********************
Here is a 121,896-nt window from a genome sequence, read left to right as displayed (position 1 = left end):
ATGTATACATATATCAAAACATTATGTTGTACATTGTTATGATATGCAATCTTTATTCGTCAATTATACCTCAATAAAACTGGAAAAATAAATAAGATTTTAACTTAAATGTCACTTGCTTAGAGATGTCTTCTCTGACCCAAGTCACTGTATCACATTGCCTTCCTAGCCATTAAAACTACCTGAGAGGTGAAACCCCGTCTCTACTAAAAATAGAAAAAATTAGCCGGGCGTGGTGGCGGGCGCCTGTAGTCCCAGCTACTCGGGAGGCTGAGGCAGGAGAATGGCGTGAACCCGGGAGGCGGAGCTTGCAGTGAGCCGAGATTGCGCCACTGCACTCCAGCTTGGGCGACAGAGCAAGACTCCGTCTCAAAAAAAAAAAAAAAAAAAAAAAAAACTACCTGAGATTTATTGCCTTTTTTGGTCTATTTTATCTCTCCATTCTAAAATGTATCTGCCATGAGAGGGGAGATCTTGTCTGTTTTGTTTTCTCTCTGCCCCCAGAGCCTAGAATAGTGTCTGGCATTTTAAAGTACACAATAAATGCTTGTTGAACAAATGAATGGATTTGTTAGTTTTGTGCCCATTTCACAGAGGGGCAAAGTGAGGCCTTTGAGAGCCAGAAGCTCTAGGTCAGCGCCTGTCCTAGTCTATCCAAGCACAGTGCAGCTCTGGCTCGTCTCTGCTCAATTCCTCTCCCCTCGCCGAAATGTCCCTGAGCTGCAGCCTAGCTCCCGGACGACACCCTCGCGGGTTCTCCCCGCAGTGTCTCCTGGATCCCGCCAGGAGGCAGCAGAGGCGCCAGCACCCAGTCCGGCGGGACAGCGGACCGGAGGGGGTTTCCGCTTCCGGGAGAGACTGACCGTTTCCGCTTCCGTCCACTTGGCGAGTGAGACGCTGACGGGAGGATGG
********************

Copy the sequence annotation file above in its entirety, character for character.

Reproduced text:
Here is a 121,896-nt window from a genome sequence, read left to right as displayed (position 1 = left end):
ATGTATACATATATCAAAACATTATGTTGTACATTGTTATGATATGCAATCTTTATTCGTCAATTATACCTCAATAAAACTGGAAAAATAAATAAGATTTTAACTTAAATGTCACTTGCTTAGAGATGTCTTCTCTGACCCAAGTCACTGTATCACATTGCCTTCCTAGCCATTAAAACTACCTGAGAGGTGAAACCCCGTCTCTACTAAAAATAGAAAAAATTAGCCGGGCGTGGTGGCGGGCGCCTGTAGTCCCAGCTACTCGGGAGGCTGAGGCAGGAGAATGGCGTGAACCCGGGAGGCGGAGCTTGCAGTGAGCCGAGATTGCGCCACTGCACTCCAGCTTGGGCGACAGAGCAAGACTCCGTCTCAAAAAAAAAAAAAAAAAAAAAAAAAACTACCTGAGATTTATTGCCTTTTTTGGTCTATTTTATCTCTCCATTCTAAAATGTATCTGCCATGAGAGGGGAGATCTTGTCTGTTTTGTTTTCTCTCTGCCCCCAGAGCCTAGAATAGTGTCTGGCATTTTAAAGTACACAATAAATGCTTGTTGAACAAATGAATGGATTTGTTAGTTTTGTGCCCATTTCACAGAGGGGCAAAGTGAGGCCTTTGAGAGCCAGAAGCTCTAGGTCAGCGCCTGTCCTAGTCTATCCAAGCACAGTGCAGCTCTGGCTCGTCTCTGCTCAATTCCTCTCCCCTCGCCGAAATGTCCCTGAGCTGCAGCCTAGCTCCCGGACGACACCCTCGCGGGTTCTCCCCGCAGTGTCTCCTGGATCCCGCCAGGAGGCAGCAGAGGCGCCAGCACCCAGTCCGGCGGGACAGCGGACCGGAGGGGGTTTCCGCTTCCGGGAGAGACTGACCGTTTCCGCTTCCGTCCACTTGGCGAGTGAGACGCTGACGGGAGGATGG